Traffic deaths fell slightly in 2017 after 2-year spike

DETROIT (AP) - Traffic deaths on U.S. roads fell slightly in 2017 after two straight years of big increases, but a leading safety organization that compiled the numbers says it's no cause for celebration.

The National Safety Council on Thursday estimated that 40,100 people were killed in traffic crashes last year, down just under 1 percent from the 2016 total of 40,327. The group said it's too early to tell whether the small decline means a downward trend after a two-year spike in deaths that was blamed largely on people driving more miles as the economy improved as well as an increase in distracted driving.

"We're treading water, essentially," said council spokeswoman Maureen Vogel. "We're not making progress. This is the second year in a row we're seeing over 40,000 people killed in this country on the roadways."

Fatalities rose 7 percent in 2016, on top of a 7 percent increase from 2014 to 2015, the steepest two-year increase in over 50 years, according to the council, which gets its data from states. Prior to 2016, annual deaths had not hit 40,000 since 2007, the year before the economy tanked.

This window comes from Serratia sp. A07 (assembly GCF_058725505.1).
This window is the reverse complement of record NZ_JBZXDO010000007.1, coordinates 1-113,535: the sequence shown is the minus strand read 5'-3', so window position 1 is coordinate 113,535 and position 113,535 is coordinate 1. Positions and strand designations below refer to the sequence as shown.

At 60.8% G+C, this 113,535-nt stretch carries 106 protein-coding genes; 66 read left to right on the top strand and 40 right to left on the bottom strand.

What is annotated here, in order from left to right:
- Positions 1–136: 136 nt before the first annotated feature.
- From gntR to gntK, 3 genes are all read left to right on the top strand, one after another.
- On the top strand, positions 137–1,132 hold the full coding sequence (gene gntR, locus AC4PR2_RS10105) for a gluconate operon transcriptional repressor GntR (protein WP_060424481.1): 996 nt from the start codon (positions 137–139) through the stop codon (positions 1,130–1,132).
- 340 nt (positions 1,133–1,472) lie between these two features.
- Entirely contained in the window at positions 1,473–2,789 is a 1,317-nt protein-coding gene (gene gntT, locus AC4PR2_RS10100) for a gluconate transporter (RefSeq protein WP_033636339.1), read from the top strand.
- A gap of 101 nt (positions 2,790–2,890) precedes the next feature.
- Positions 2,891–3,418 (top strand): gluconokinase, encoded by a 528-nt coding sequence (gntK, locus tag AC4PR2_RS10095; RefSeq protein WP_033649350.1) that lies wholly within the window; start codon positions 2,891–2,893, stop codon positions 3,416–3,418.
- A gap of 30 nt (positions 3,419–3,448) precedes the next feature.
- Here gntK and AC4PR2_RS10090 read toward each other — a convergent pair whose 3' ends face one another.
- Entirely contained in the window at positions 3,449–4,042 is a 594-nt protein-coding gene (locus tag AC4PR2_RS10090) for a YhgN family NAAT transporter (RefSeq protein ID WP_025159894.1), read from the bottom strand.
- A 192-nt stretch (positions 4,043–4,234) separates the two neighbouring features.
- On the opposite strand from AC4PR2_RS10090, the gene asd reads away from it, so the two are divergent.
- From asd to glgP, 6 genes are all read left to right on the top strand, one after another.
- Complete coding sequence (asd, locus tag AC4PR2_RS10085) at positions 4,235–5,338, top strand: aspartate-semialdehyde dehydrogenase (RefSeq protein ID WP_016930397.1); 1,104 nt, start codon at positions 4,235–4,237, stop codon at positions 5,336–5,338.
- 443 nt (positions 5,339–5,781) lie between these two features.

Motor-vehicle injuries in 2017 also fell 1 percent to an estimated 4.57 million, and the estimated cost of vehicle deaths, injuries and property damage was estimated at $413.8 billion, also down 1 percent. The number of miles driven last year by Americans grew only 1 percent, easing back from the 3 percent increase in 2016. An estimated 1.25 deaths occurred per 100 million vehicle miles traveled, the council said. That's 2 percent lower than the 2016 rate.

Traffic deaths began dropping in 2008 and reached their lowest point in six decades in 2011 at 32,000. They fluctuated slightly over the next two years, but started climbing in the last quarter of 2014.

Experts say as the economy recovered, people began driving more, and they also increased riskier behavior such as going out on weekends or taking longer trips on unfamiliar roads. Teens, who have the highest fatal crash rates, also started driving more after the recession, during which many couldn't afford to travel.

The council's fatality estimates differ slightly from those of the National Highway Traffic Safety Administration. The government counts only deaths that occur on public roads, while the council includes fatalities that occur in parking lots, driveways and private roads.

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